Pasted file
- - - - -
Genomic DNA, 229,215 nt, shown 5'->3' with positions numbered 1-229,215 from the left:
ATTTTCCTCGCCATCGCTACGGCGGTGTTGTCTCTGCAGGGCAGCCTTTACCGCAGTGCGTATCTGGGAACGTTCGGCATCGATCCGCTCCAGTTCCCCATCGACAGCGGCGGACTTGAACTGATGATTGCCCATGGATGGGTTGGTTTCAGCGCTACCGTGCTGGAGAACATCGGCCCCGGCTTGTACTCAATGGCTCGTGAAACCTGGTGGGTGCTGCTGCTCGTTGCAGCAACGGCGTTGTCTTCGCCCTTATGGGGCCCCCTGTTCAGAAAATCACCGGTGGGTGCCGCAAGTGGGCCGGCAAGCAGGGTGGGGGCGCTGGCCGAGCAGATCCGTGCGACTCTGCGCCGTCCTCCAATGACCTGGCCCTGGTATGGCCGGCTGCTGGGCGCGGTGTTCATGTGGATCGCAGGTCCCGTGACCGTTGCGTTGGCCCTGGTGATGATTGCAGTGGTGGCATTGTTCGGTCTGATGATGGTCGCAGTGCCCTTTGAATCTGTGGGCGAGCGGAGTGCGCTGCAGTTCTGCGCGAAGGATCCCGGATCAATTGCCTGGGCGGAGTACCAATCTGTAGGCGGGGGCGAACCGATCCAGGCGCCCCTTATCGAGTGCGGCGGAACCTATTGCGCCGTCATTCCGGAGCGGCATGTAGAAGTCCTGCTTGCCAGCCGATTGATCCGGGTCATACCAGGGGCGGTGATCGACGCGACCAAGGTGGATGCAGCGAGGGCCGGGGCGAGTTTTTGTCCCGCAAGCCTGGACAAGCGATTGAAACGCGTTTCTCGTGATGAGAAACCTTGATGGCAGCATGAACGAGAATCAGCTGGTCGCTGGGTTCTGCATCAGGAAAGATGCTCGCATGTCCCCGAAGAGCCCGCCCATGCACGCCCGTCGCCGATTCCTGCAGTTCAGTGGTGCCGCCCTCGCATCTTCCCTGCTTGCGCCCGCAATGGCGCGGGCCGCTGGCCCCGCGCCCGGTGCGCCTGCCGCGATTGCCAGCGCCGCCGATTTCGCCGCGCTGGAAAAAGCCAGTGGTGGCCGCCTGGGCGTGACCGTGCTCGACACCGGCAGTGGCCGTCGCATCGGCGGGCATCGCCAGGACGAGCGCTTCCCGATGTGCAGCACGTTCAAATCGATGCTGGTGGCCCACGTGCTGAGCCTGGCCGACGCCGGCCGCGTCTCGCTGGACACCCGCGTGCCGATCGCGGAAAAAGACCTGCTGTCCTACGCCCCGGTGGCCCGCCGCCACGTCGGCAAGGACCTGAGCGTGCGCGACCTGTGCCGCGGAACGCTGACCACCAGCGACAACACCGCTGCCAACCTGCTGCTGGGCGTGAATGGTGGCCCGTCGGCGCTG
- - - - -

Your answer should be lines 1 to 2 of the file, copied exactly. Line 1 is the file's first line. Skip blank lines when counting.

Genomic DNA, 229,215 nt, shown 5'->3' with positions numbered 1-229,215 from the left:
ATTTTCCTCGCCATCGCTACGGCGGTGTTGTCTCTGCAGGGCAGCCTTTACCGCAGTGCGTATCTGGGAACGTTCGGCATCGATCCGCTCCAGTTCCCCATCGACAGCGGCGGACTTGAACTGATGATTGCCCATGGATGGGTTGGTTTCAGCGCTACCGTGCTGGAGAACATCGGCCCCGGCTTGTACTCAATGGCTCGTGAAACCTGGTGGGTGCTGCTGCTCGTTGCAGCAACGGCGTTGTCTTCGCCCTTATGGGGCCCCCTGTTCAGAAAATCACCGGTGGGTGCCGCAAGTGGGCCGGCAAGCAGGGTGGGGGCGCTGGCCGAGCAGATCCGTGCGACTCTGCGCCGTCCTCCAATGACCTGGCCCTGGTATGGCCGGCTGCTGGGCGCGGTGTTCATGTGGATCGCAGGTCCCGTGACCGTTGCGTTGGCCCTGGTGATGATTGCAGTGGTGGCATTGTTCGGTCTGATGATGGTCGCAGTGCCCTTTGAATCTGTGGGCGAGCGGAGTGCGCTGCAGTTCTGCGCGAAGGATCCCGGATCAATTGCCTGGGCGGAGTACCAATCTGTAGGCGGGGGCGAACCGATCCAGGCGCCCCTTATCGAGTGCGGCGGAACCTATTGCGCCGTCATTCCGGAGCGGCATGTAGAAGTCCTGCTTGCCAGCCGATTGATCCGGGTCATACCAGGGGCGGTGATCGACGCGACCAAGGTGGATGCAGCGAGGGCCGGGGCGAGTTTTTGTCCCGCAAGCCTGGACAAGCGATTGAAACGCGTTTCTCGTGATGAGAAACCTTGATGGCAGCATGAACGAGAATCAGCTGGTCGCTGGGTTCTGCATCAGGAAAGATGCTCGCATGTCCCCGAAGAGCCCGCCCATGCACGCCCGTCGCCGATTCCTGCAGTTCAGTGGTGCCGCCCTCGCATCTTCCCTGCTTGCGCCCGCAATGGCGCGGGCCGCTGGCCCCGCGCCCGGTGCGCCTGCCGCGATTGCCAGCGCCGCCGATTTCGCCGCGCTGGAAAAAGCCAGTGGTGGCCGCCTGGGCGTGACCGTGCTCGACACCGGCAGTGGCCGTCGCATCGGCGGGCATCGCCAGGACGAGCGCTTCCCGATGTGCAGCACGTTCAAATCGATGCTGGTGGCCCACGTGCTGAGCCTGGCCGACGCCGGCCGCGTCTCGCTGGACACCCGCGTGCCGATCGCGGAAAAAGACCTGCTGTCCTACGCCCCGGTGGCCCGCCGCCACGTCGGCAAGGACCTGAGCGTGCGCGACCTGTGCCGCGGAACGCTGACCACCAGCGACAACACCGCTGCCAACCTGCTGCTGGGCGTGAATGGTGGCCCGTCGGCGCTG